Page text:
‘Establishment of settlements at unsuitable places aggravated flood disaster’

Speakers at a seminar on Wednesday highlighted the cause of the recent flood disaster in the country, especially Sindh that had been hit the most, challenges being faced by the victims and their rehabilitation.

Addressing the event via video link from Tharparkar, Pakistan Peoples Party Senator Taj Haider said the nature of recent floods triggered by unprecedented rainfall was different from that of the 2010 floods because the latter were caused by the swollen River Indus.

He pointed out that natural waterways were strewn with obstacles that hindered water flow into the river and caused flooding. “Unless the fundamental cause is addressed, these issues will continue rearing their ugly heads during rainfall or flooding in the river,” he said, adding that aid being provided to the flood victims was a temporary relief, and long-term plans were required to revive their livelihoods.

The senator said NGOs and individuals had come forward to provide food and relief goods to the affected people but efforts were also needed to protect them from diseases like malaria and diarrhoea. He added that there were fears regarding the outbreak of the mosquito-borne disease.

The costs of relief goods had gone up due to the rising inflation, Haider said. “A rations bag that can sustain a family for seven to eight days costs up to Rs4,300,” he added. Prof Noman Ahmed, the dean of the department of architecture and planning at the NED University of Engineering and Technology, said the climate-induced flooding being witnessed in the country was unprecedented. For a long time, climate experts had been cautioning about the changing weather patterns and as per an earlier estimate, Pakistan ranked seventh in the 10 countries that were most affected by climate change globally, but it had now climbed two spots to the fifth most vulnerable country, he explained.

He said the overall duration of rainfall had increased as the rains this time lasted longer than usual, and weather experts had predicted that this trend would aggravate further. Secondly, he added, the intensity of the rains has increased as they shattered many previous records as per the baseline data of the weather department.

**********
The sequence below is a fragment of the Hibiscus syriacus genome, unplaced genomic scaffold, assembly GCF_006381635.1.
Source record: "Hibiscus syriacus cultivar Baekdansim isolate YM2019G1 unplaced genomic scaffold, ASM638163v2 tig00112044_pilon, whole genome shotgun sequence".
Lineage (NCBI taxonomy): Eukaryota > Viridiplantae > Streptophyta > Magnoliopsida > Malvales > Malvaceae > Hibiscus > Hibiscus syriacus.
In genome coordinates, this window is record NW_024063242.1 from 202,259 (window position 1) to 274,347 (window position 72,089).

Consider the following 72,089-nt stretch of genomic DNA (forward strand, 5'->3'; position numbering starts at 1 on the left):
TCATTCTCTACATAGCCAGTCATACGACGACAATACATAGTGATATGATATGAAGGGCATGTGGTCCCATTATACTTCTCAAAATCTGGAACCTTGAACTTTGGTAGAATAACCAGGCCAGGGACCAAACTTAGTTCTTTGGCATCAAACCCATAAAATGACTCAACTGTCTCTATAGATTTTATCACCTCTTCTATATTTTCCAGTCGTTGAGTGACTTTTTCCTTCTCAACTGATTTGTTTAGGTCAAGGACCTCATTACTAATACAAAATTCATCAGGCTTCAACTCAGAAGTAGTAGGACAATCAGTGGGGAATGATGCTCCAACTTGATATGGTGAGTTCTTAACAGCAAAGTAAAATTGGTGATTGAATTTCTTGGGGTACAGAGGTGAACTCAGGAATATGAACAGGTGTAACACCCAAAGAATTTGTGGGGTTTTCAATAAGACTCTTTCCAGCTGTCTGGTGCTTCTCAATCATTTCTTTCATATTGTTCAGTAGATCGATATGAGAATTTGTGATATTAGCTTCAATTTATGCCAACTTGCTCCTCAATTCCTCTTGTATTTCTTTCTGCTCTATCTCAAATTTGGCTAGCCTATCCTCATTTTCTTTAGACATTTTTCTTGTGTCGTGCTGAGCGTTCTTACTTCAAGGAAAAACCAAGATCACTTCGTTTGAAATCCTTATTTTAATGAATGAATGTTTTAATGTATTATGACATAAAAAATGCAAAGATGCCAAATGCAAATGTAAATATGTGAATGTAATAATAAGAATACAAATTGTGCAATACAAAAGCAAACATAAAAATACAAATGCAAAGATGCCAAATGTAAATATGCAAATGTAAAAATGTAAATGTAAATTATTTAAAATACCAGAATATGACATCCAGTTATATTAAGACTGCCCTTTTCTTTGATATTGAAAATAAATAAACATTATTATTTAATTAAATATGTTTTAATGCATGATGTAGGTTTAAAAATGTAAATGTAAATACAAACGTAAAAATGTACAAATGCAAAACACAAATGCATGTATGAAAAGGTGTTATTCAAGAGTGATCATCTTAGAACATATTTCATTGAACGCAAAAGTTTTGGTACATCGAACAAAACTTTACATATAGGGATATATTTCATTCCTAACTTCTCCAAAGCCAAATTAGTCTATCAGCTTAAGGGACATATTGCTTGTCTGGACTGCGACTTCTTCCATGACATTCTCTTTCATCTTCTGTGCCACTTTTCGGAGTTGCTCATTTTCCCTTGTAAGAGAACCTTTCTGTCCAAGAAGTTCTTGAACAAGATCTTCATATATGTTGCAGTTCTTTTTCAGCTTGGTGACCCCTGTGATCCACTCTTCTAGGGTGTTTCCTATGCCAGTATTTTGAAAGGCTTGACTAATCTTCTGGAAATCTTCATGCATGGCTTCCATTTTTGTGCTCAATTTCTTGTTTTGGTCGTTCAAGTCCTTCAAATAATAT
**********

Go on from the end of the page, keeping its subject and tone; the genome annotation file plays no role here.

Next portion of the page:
The academic explained that the rainfall itself did not endanger human lives but the establishment of human settlements at unsuitable places coupled with the intensity of rains and other factors had caused the devastation.

Every region had natural ways for the disposal of rainwater and Pakistan had its own north-to-south water flow system, he said, adding that rivers changed their course and widened. Referring to the videos of the flooded Swat River sweeping away hotels and resorts like toys, he said it all happened because those hotels were built inside the river bed.

He said his classmate, who was an architect and lived in Swat, had been warning the local people against building structures in the river bed for the past 25 years but they laughed off his warnings.

Prof Ahmed lamented that development projects had been carried out over the past many decades without a proper strategy and taking care of natural waterways and topography, due to which roads and other infrastructure had been damaged by the recent floods.

He said the response to a disaster had four stages. “The first stage is to rescue marooned people, livestock and their assets in order to mitigate the magnitude of loss and second is provision of immediate relief to them,” he said.

“The third stage is rehabilitation which is an important one because one has to survey the affected areas to see whether they cannot be utilised or where intervention was needed to make them useable. The fourth phase is the redevelopment where we often make haste. However it needs more rethinking as all factors need to be taken into account so as to avoid a repeat of disaster.” Prof Ahmed also regretted lack of local bodies saying the upper two tiers of the government were visible but the lower local government tier was conspicuous by its absence.

Published in The News 08 Sep 2022

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